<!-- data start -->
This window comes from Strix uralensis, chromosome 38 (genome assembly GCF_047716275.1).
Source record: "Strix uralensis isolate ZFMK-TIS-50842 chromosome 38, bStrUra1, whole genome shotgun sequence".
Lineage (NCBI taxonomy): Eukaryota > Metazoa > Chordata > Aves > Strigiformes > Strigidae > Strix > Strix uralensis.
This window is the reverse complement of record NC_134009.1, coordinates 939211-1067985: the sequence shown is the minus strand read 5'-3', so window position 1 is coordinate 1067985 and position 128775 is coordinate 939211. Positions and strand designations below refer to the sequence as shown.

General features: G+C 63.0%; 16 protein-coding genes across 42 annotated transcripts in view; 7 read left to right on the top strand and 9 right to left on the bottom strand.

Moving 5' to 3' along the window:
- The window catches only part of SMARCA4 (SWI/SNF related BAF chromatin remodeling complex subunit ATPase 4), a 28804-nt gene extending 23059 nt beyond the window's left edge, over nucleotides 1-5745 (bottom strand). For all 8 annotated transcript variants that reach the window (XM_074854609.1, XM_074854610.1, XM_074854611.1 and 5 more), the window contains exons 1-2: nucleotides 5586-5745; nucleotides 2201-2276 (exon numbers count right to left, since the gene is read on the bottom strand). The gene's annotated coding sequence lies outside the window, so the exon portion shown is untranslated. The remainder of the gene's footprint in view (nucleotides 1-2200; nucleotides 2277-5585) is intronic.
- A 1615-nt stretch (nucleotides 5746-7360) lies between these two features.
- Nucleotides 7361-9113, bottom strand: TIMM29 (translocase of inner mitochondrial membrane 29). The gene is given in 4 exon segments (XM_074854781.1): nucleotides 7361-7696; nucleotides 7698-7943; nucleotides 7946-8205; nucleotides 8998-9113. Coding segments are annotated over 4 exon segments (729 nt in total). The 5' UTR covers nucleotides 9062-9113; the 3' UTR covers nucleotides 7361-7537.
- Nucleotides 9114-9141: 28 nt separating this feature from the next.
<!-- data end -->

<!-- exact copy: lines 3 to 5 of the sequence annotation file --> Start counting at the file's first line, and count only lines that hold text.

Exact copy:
Lineage (NCBI taxonomy): Eukaryota > Metazoa > Chordata > Aves > Strigiformes > Strigidae > Strix > Strix uralensis.
This window is the reverse complement of record NC_134009.1, coordinates 939211-1067985: the sequence shown is the minus strand read 5'-3', so window position 1 is coordinate 1067985 and position 128775 is coordinate 939211. Positions and strand designations below refer to the sequence as shown.

General features: G+C 63.0%; 16 protein-coding genes across 42 annotated transcripts in view; 7 read left to right on the top strand and 9 right to left on the bottom strand.